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Monday, November 12, 2012

The Question, November 12, 2012

I see the design as being the visual translation of the text
by Estelle Rosen

Eo Sharp is a Set and Costume designer who has been working for just over 20 years.

CHARPO: One wouldn't usually expect a correlation between set and costume design, even though all design elements in a play, to a certain extent, interact.  Did your becoming a set and costume designer result as part of a specific plan, or as often happens, it evolved?

SHARP: My original plan  was to be a costume historian. I began studying art history at the University of Toronto with the intention of doing a Phd in Costume History and working in a museum.

While getting my BFA I realized that I did not want to just  accumulate knowledge but that I wanted to transform it, to create and build things based on my knowledge. 

The surprise for me was discovering a love of architecture and I ended up specializing in architectural history.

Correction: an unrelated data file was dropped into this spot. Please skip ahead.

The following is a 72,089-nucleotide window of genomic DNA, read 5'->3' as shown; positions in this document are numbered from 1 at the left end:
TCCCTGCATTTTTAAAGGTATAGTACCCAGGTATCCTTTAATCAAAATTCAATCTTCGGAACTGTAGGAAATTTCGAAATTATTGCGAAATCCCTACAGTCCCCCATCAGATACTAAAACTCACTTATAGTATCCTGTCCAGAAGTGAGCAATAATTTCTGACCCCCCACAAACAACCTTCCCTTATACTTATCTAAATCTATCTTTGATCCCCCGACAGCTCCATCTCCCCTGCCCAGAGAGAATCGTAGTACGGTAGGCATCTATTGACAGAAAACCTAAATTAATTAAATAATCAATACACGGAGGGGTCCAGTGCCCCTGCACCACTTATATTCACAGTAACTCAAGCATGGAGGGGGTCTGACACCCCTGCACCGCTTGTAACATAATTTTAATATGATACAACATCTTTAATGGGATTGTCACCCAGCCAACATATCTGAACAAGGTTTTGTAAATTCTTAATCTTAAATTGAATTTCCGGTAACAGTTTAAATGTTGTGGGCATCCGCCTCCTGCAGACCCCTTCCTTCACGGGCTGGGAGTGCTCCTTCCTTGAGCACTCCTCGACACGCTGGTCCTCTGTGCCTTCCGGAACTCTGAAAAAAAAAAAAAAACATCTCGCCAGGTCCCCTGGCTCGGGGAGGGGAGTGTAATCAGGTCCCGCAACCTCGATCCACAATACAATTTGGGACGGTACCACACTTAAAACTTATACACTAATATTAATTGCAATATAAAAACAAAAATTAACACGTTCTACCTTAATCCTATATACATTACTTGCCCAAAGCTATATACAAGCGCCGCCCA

So my studies changed direction and after graduating I went to the National Theatre School to study set and costume design.

I have been designing sets and costumes since graduating.

For me the set and costumes are deeply interconnected. I am creating the world in which the characters exist and it is rare that I do not do both.

I see the design as being the visual translation of the text, so for me theatre design encompasses both. 

When I first graduated I was always offered work designing costumes because I am a woman; whereas my male classmates were offered sets. (We used to joke amongst ourselves about the absurdity of it).

I started to refuse contracts unless I was offered both sets and costumes. At first theatre companies were very resistant to offering me both, but I was insistent.  

Now they do not understand if I want to do only one...

Them's the breaks.

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